Brother Dan S got me Barry Schwartz’s The Paradox of Choice: Why More is Less for Christmas–proof that someone actually looks at my Amazon wishlist.
The Paradox of Choice, which falls somewhere between a self-help book and a psychology 101 text, claims that the abundance of options available to middle-class Americans is harmful, a counter-intuitive idea in a culture that values opportunities and freedom of choice.
From the book jacket:
Choice overload can make you question the decisions you make before you even make them, it can set you up for unrealistically high expectations, and it can make you blame yourself for any and all failures. In the long run, this can lead to decision-making paralysis, anxiety, and perpetual stress. And, in a culture that tells us that there is no excuse for falling short of perfection when your options are limitless, too much choice can lead to clinical depression.
Such a book could easily deteriorate into a gratuitous attack on the free market. Thankfully, Schwartz sticks to describing the negative effects of having too many choices and ends by providing tips for fighting these effects.
The chapter about missed opportunities resonated. A lot. Decision-making is hard because of our reluctance to consider the trade-offs between choices and our struggle with opportunity costs. Add the sheer volume of available alternatives, and decisions become even harder, resulting in this impasse (page 122-3):
[We] imagine alternatives that combine the attractive features of the ones that do exist. And to the extent that we engage our imaginations in this way, we will even less satisfied with the alternative that we end up choosing.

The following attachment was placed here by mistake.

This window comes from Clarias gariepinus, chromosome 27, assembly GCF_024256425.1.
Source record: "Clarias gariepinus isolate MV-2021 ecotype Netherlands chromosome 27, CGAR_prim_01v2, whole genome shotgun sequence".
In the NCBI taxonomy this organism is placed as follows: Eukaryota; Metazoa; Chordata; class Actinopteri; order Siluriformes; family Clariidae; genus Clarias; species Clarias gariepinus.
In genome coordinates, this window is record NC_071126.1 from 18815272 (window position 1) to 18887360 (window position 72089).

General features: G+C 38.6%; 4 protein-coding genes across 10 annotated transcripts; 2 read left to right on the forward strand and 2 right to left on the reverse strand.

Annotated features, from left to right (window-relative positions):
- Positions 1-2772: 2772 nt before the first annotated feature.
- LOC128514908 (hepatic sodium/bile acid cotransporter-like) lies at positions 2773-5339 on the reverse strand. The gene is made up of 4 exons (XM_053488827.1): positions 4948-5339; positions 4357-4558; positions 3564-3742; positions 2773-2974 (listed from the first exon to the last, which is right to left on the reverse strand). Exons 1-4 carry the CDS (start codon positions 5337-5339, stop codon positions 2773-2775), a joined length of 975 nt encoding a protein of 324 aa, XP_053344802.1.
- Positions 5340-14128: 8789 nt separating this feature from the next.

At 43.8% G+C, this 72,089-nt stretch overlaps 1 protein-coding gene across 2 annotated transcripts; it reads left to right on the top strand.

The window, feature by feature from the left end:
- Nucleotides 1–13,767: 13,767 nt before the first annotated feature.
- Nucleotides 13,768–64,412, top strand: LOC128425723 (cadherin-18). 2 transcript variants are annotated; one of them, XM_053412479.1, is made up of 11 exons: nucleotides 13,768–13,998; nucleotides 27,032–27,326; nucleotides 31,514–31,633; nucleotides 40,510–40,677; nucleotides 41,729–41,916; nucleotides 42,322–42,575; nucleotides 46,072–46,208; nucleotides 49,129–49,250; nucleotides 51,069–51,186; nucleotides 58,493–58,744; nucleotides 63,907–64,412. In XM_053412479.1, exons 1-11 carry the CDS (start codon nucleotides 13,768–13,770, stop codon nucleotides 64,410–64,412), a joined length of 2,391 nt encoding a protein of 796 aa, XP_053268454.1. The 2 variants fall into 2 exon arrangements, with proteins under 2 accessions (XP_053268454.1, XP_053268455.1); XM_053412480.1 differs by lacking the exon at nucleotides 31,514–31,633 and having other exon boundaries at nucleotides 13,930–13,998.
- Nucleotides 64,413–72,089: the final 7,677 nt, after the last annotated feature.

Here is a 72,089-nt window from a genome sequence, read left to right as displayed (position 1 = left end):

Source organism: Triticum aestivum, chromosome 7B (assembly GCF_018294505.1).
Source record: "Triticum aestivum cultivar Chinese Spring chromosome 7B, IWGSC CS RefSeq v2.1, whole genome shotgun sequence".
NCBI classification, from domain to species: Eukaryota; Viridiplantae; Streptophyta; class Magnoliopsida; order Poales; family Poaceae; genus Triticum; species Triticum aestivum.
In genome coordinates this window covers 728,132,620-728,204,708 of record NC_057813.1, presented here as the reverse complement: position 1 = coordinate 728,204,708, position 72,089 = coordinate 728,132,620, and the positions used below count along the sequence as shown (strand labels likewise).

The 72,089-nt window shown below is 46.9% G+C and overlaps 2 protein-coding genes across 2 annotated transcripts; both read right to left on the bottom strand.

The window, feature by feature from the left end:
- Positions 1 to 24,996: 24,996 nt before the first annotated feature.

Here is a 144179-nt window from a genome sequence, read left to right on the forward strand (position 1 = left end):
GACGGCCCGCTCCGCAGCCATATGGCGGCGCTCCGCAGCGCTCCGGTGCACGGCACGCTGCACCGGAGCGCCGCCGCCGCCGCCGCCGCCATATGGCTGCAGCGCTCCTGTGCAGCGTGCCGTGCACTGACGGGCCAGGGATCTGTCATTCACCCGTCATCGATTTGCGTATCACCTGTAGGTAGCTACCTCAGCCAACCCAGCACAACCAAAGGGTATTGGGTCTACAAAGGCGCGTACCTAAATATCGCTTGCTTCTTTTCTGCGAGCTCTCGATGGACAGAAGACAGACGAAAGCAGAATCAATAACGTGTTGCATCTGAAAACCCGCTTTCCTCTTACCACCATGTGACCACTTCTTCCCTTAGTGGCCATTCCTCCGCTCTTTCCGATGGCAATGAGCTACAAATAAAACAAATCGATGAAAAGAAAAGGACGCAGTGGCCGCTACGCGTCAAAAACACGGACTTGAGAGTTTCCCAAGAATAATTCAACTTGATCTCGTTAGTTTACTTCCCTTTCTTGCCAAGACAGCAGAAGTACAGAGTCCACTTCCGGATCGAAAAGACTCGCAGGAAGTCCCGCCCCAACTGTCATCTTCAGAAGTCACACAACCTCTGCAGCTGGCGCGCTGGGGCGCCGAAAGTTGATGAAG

After making his case for the dangers of choice, Schwartz presents several antidotes. The most important point–one that he refers to throughout the book–is the difference between maximizers, who seek the best, and satisficers, their happier counterparts who are content with something “good enough.” This doesn’t mean that satisficers have low standards; they simply choose the first option that meets their criteria.
The Paradox of Choice is so clear and concise that I’m annoyed for not thinking of these ideas myself. Indeed, I was often nodding in recognition as Schwartz described the causes and effects of our ever-expanding array of options. Even if you don’t agree with his conclusion that self-imposed constraints lead to a happier life, the book provides a well-written and fascinating overview of decision-making psychology.
A final note for any maximizers who might be interested in buying this book: it’s available in paperback on January 18th, so hold out for a few days and get a better price.